- Full round trip: achieving scalable network effects requires pulling data through the full round trip from equipment to cloud and then back to equipment
- Trust: digital agriculture is unlike ordering food online or hailing a cab, as many agronomic decisions have significant financial consequences and are part of a carefully choreographed season of activities
Adding Our Voice to The Community
This blog will be one of our preferred mediums for sharing technical and scientific learnings along this journey. Subsequent blog posts will cover a variety of themes, including people highlights and expanding upon how we are solving challenging technical problems like:
- Hardware, embedded software, and cloud ingest for petabyte-scale IoT field data acquisition
- Statistics, machine learning, geospatial modeling, and field experiments to translate complex multidimensional agronomic data into actionable recommendations
- Globally distributed data ingest and processing pipelines to acquire, clean, normalize, rasterize, aggregate, and summarize data at up to inch-by-inch subfield resolutions
- Mobile and web apps that support multi-resolution geospatial visualization and ad hoc analytic reporting of many data layers, especially for use in field environments either offline or with intermittent connectivity
For me, the challenges we are tackling at Climate resonate with three professional passions honed from prior successes leading engineering and research teams at influential disruptive tech companies, most recently at Wealthfront and LinkedIn. First, helping to improve the lives and financial outcomes of many people through simple, yet sophisticated, digital tools. Second, solving real-world problems at the intersection of Internet-scale engineering with machine learning and applied mathematics. Lastly, driving the digital transformation of the agriculture industry, providing now my third opportunity to partake in industry revolution.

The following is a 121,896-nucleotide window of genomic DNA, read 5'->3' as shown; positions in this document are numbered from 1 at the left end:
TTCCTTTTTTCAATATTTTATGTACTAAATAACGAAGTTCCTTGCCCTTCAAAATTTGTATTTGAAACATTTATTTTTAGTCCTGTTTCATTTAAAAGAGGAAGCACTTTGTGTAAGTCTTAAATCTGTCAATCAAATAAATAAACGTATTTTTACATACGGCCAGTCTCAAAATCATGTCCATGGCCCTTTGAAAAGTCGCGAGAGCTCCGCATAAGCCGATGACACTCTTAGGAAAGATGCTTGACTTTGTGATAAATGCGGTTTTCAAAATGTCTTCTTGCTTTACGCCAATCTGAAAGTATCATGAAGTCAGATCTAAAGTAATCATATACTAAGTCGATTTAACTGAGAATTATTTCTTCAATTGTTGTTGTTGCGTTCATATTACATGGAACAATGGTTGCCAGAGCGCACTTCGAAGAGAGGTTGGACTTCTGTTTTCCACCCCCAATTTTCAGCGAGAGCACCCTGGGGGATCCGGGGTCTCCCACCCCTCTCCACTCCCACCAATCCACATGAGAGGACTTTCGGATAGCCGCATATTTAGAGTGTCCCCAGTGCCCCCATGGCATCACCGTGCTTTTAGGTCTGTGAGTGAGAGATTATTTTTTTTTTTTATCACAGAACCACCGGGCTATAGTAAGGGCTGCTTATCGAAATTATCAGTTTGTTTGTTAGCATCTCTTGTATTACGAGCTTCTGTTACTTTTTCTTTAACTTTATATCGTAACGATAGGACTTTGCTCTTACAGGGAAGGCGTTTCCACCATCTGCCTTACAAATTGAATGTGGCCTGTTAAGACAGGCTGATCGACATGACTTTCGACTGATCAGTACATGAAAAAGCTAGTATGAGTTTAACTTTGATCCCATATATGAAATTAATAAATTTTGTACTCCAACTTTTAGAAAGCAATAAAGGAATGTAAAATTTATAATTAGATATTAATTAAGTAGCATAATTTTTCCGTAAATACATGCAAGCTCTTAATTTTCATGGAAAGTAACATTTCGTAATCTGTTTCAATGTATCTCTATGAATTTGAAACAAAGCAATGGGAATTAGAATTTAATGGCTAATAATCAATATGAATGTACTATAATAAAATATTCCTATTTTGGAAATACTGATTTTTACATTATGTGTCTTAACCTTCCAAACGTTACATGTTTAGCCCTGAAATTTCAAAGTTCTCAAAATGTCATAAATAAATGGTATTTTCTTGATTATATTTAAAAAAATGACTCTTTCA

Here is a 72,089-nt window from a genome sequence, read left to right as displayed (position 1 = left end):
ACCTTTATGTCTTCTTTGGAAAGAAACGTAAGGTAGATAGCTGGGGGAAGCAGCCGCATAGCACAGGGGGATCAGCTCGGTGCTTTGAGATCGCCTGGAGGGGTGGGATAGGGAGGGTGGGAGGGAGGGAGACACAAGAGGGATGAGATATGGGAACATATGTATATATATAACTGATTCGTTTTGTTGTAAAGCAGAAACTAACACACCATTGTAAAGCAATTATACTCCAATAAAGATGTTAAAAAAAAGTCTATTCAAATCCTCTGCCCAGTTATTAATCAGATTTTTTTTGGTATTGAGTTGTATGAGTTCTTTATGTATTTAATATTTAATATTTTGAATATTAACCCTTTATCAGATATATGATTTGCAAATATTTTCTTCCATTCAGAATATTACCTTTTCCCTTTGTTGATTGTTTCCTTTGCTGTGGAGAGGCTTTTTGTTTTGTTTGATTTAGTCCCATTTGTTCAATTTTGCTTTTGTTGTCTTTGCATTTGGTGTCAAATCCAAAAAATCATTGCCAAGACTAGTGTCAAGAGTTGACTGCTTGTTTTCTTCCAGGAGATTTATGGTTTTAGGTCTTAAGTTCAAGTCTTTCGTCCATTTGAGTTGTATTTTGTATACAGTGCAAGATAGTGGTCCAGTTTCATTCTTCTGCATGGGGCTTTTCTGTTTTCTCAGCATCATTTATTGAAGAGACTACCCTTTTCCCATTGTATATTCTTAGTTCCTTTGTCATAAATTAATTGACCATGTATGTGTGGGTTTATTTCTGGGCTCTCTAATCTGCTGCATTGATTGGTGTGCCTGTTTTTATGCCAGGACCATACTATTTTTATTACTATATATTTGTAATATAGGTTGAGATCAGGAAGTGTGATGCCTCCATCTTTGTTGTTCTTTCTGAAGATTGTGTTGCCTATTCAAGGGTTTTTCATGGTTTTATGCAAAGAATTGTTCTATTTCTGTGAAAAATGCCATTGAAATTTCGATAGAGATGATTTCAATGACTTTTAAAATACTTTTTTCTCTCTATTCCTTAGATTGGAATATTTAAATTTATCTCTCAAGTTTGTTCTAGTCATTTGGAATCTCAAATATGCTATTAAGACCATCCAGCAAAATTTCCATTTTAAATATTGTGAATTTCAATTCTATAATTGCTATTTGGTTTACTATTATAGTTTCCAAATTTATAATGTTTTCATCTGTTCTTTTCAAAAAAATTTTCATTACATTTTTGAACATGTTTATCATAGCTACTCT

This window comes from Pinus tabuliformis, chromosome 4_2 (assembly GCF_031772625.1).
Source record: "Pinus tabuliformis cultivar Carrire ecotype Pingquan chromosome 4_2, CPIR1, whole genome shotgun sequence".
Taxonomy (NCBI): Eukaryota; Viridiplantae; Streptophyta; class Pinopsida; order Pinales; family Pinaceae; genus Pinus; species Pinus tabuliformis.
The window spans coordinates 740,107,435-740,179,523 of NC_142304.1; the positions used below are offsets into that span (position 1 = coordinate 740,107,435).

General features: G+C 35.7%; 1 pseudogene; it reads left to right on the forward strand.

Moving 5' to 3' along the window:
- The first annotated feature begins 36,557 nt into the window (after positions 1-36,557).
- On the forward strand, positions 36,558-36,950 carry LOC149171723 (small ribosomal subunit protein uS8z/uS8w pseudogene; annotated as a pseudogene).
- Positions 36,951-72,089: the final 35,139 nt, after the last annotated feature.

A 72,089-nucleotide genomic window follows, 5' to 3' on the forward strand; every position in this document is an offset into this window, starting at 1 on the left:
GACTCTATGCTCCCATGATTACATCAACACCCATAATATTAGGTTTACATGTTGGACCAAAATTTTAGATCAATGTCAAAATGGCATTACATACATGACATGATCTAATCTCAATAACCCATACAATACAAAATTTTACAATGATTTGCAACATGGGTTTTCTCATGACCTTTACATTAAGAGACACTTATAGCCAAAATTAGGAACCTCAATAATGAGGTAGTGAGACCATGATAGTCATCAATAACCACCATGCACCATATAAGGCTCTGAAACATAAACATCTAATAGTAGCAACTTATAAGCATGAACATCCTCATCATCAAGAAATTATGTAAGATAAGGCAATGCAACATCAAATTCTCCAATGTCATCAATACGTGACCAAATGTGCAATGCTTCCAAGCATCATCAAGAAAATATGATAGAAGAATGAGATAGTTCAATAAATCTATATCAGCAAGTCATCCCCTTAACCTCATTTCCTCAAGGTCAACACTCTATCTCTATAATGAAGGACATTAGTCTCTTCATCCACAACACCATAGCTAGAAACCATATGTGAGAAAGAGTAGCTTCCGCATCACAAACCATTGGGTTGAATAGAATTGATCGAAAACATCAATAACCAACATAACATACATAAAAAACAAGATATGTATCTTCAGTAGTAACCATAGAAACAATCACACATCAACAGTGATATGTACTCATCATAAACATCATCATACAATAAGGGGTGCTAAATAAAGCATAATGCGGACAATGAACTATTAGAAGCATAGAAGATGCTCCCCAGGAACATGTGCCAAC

We intend this blog to foster transparency and collaborative dialog with our technical and scientific industry peers along with the broader community. Please reach out to us if you are interested in collaborating, learning more about these challenges, or perhaps joining us on the road to 1 billion acres of data.
Avery M. is a Senior Director of Engineering at Climate. He previously held senior engineering and research leadership roles at Wealthfront, LinkedIn, RSA, and two venture-backed companies. He graduated summa cum laude with degrees in Industrial / Computational Mathematics, Economics, and Entrepreneurship from the Eller College of Management at University of Arizona.